When you open the hood of the Eliminator, you’re greeted by a So-Cal Speed ​​Shop-built SBC 350ci V8 with a single four-barrel carburetor. The engine was mated to a Turbo 350 transmission for improved reliability. Yes, the classic Eliminator wasn’t just for the public. It was a road car built for speed and power. Granted, Billy Gibbon’s Eliminator did a lot of “show” business. The car helped determine the MO of modern music videos. Why, while music bands struggled to come up with concepts, ZZ Tops made up for it by showing off the big three; women, cars and rock n roll.


The strategy paid off and the method has held up in the music business to this day. As for the Eliminator, it was the poster child of ZZ Tops that appeared in songs like Gimme All Your Lovin, Legs and Sharp Dressed Man. That’s all good for music fans, but what gearheads care more about is whether the Eliminator is ridden – a lot.

It was!

Gibbons are known to ride Sunset Boulevard together in his Eliminator and The California Kid’s Chapouris and Jake from Pete & Jake’s for Eliminator’s maiden voyage. Sometime later, with video vixens Kymberly Herrin and Allison Ohnstede joining in, Billy drove the car on a 10-day cross-country trip from LA to New York.

For us, though, the best thing about Billy Gibbons’ 1933 Ford Eliminator is how it gave birth to a new era of radical hot rods that may have been anathema to the mainstream custom car world, yet are admired and respected by enthusiasts of both. spectrum. Some might even argue that Gibbon’s one-of-a-kind 1933 Ford saved hot-rod culture from death and paved the way for the red-hot hot-rod industry we know and enjoy today.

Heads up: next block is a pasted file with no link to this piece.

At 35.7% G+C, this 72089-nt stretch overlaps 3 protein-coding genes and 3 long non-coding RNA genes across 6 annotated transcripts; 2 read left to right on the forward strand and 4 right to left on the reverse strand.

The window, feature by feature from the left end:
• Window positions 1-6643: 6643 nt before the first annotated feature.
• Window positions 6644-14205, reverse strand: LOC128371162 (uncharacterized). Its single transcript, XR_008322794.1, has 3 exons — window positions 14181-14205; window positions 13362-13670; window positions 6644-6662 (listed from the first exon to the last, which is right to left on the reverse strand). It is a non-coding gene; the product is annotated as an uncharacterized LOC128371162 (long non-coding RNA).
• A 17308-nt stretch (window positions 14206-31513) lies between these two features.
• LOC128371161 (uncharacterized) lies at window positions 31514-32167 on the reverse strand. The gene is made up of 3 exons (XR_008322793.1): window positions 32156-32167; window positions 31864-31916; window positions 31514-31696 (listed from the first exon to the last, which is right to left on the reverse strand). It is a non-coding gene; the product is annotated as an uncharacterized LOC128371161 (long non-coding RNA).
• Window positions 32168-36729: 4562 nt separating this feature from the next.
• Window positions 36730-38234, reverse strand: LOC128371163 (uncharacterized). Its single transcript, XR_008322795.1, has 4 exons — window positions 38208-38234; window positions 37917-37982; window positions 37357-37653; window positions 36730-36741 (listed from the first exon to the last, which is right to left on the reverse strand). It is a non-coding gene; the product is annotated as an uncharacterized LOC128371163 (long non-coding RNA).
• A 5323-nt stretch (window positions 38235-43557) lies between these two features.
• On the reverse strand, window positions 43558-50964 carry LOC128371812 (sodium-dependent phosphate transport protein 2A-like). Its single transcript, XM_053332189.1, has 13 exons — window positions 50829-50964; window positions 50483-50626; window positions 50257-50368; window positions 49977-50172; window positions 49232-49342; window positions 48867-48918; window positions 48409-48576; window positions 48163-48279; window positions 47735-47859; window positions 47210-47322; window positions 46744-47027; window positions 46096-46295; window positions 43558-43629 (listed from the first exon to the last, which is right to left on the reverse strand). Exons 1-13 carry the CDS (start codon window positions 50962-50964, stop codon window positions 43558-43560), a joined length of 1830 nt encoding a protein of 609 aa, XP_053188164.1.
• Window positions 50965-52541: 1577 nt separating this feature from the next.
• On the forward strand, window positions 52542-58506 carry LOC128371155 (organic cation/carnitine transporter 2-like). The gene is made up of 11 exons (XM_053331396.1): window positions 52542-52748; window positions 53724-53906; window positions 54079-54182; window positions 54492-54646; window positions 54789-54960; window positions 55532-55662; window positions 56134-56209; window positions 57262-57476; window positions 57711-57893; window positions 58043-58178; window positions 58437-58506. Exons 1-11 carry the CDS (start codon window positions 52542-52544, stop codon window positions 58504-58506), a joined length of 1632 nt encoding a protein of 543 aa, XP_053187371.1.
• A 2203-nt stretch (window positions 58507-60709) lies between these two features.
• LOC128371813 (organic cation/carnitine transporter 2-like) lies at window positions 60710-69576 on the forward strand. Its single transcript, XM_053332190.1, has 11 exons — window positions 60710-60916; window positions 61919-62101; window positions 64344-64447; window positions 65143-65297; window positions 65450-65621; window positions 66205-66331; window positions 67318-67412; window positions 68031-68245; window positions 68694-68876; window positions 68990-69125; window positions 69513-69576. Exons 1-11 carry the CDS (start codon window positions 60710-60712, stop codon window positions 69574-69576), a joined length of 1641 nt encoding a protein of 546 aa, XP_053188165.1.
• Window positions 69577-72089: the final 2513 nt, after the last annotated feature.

Where’s Billy Gibbons’ 1933 Ford Eliminator and How Much Is It Worth?

You can go ogle at the original Billy Gibbons’ Eliminator where he is located the Cleveland Rock and Roll Hall of Fame† The interesting thing is, when you get there as a gearhead, you may be “shouldering” with other visitors who may not share your love for cars, but share your passion for music. The car still belongs to Billy Gibbons, although he had a clone of the original Eliminator made to meet the demand for appearance requests.

Also, the classic car market is flooded with clones of the Eliminator, so it shouldn’t matter too much if you’ve never seen the original thing, but you and I know that’s just not the case. We got to see the original Eliminator in Cleveland.

The Eliminator is a legendary classic car, and despite its many clones, there is only one in the world. Although it resides in the RockHall, its economic value depends on how much a discerning buyer is willing to pay for it. Meanwhile, a 1933 Ford Coupe can be purchased from reputable classic car dealers for an average price of $60,000, although some have sold for as much as $265,000.